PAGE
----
Matching the tree planting to what the farmer is most looking to achieve on their farm increases the chance that the farmer will actively look after the trees.
Successful examples of tree planting for multiple beneficial outcomes from Tasmania include a recent project at Cressy in Tasmania where the effects of shelter belts were assessed and found to provide up to 30% more pasture production, as well as shelter for ewes and lambs after birth. This type of research helps provide evidence for farmers to work in parallel with conservation groups to plant trees for threatened wildlife. The bandicoots, for example, are making a noticeable comeback after tree planting initiatives in the Midlands in Tasmania (Northern Midlands farmer Julian von Bibra replants trees for project | The Examiner | Launceston, TAS). A wide range of other examples of economic, social and environmental benefits of trees can be found at Tree Alliance.
While it is tempting to think of tree planting as something that can be ‘set and forget’, with just a little bit more planning and dedication, the real benefits of trees really start to scale out to benefit the whole ecosystem and region, contributing to cleaner air and water quality, soil structure and biodiversity. If the scale of these benefits are taken into account more at the planning stage, there is potential for a longer-term view of trees on farms to achieve so much. The first step is a broader awareness and tailoring programs towards achieving the different co-benefits that trees can provide.
There is still substantial opportunity to recognize farmers’ efforts at environmental stewardship, carbon sequestration, land improvement and wildlife protection both financially and socially (by the local community or consumers). Changes to government and other sector incentives can help to facilitate longer-term tree management and tree planting. So rather than funding planting schemes for fencing and labor, incentives could be tailored to other longer-term outcomes or metrics such as environmental conditions and tree survival, or supporting the markets for public good services such as carbon, water management and biofuel production to reflect the social cost of the non-renewable alternatives.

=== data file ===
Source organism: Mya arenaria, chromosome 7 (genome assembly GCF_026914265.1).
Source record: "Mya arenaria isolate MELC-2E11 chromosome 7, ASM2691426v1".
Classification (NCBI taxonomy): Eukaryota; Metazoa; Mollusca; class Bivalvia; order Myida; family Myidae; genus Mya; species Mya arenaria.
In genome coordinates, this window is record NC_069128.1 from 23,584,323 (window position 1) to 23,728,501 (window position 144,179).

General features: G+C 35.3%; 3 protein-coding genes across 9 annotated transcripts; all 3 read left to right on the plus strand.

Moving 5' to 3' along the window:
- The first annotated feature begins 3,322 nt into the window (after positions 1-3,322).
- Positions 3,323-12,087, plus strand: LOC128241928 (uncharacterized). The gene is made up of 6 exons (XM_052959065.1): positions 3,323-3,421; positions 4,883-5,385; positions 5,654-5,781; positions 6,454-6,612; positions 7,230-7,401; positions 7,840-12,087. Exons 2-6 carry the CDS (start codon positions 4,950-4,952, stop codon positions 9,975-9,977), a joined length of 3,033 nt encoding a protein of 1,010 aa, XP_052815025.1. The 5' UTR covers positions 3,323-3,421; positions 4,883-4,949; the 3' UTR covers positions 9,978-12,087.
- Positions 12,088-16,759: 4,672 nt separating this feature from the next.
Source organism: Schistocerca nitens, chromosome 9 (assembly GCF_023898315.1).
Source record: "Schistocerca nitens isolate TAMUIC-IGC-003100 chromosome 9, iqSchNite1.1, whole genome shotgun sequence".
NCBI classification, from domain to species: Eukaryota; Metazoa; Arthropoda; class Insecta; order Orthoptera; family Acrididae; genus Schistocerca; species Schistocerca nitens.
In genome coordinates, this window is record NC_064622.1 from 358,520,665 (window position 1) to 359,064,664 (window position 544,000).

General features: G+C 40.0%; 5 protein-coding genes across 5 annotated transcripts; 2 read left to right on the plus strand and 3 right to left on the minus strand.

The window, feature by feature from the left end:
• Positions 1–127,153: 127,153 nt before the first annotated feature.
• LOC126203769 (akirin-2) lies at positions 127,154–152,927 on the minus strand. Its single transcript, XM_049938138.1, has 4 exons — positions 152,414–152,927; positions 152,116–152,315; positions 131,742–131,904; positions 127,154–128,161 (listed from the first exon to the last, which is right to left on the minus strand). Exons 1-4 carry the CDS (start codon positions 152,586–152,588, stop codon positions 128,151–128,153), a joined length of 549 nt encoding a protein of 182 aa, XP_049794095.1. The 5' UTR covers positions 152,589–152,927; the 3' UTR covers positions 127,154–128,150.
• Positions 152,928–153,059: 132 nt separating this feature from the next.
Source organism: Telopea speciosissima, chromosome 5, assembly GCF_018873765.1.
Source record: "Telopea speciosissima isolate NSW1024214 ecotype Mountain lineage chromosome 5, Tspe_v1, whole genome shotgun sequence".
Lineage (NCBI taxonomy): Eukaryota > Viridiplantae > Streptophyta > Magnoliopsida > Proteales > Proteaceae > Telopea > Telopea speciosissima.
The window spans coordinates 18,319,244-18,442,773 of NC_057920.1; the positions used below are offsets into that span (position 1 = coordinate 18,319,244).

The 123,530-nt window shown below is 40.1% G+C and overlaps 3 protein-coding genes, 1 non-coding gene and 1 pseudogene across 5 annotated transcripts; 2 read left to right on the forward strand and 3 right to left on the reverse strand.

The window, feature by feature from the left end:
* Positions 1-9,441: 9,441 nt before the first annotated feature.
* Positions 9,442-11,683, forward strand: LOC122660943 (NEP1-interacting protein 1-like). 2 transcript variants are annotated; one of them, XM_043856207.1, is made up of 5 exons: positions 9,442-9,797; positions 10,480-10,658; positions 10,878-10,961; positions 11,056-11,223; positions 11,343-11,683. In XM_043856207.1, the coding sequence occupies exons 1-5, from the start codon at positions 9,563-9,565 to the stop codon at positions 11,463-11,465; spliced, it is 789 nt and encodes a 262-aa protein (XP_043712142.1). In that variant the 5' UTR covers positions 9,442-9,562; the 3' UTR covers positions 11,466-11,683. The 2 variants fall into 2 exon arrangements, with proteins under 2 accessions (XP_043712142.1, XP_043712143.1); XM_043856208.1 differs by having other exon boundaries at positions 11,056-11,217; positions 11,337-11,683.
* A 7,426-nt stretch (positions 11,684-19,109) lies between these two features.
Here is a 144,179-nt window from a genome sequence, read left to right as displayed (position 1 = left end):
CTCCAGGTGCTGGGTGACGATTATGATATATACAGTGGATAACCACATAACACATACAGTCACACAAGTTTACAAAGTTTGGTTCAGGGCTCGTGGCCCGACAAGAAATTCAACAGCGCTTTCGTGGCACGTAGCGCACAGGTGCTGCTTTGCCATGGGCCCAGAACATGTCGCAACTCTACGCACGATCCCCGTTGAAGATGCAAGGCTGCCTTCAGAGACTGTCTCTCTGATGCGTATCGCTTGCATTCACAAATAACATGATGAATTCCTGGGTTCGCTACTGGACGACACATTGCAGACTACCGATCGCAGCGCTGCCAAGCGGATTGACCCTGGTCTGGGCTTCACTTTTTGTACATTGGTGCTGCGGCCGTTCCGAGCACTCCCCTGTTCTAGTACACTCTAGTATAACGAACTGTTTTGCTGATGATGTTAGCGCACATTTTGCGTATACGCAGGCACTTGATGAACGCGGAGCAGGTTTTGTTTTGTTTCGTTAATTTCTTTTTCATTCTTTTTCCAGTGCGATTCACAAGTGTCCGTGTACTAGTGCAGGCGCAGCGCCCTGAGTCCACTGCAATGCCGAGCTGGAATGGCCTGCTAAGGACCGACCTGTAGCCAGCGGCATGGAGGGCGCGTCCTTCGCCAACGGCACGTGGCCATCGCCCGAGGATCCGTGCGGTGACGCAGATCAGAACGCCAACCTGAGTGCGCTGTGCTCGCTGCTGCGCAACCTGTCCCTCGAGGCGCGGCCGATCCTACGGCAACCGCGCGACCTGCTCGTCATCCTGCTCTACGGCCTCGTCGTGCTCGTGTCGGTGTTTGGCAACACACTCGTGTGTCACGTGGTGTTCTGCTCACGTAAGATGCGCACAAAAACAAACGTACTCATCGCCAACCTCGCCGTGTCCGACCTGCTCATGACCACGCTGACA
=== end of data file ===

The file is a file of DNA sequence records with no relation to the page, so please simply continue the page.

Developing markets and infrastructure (e.g. processing and transport) as well as training and mentoring programs are other areas where government and other sectors can pull levers to increase adoption of trees on farms. This requires collaboration and a ‘big picture view’ for how regions can operate holistically to achieve multiple outcomes for health, job creation, and community, and so planning and incentives to work collaboratively across sectors of industry, and not for profit, should be developed.
Once the full range of benefits are recognized by farmers and appropriately acknowledged by society, there will be capacity for trees to become an invaluable part of farming enterprises and to contribute to solving the food-fuel-conservation land use nexus, such that areas of trees will scale up naturally because it is in farmers own best interest to do so, and society can benefit from the attendant public good.
How to cite this page:
Fleming, A., Mendham, D. (2021). Why Not Integrate More Trees Into Farming Systems?. [online] Shackletontrust.org. Available at: https://www.shackletontrust.org/farming-system-trees. https://doi.org/10.54823/1lxxiiub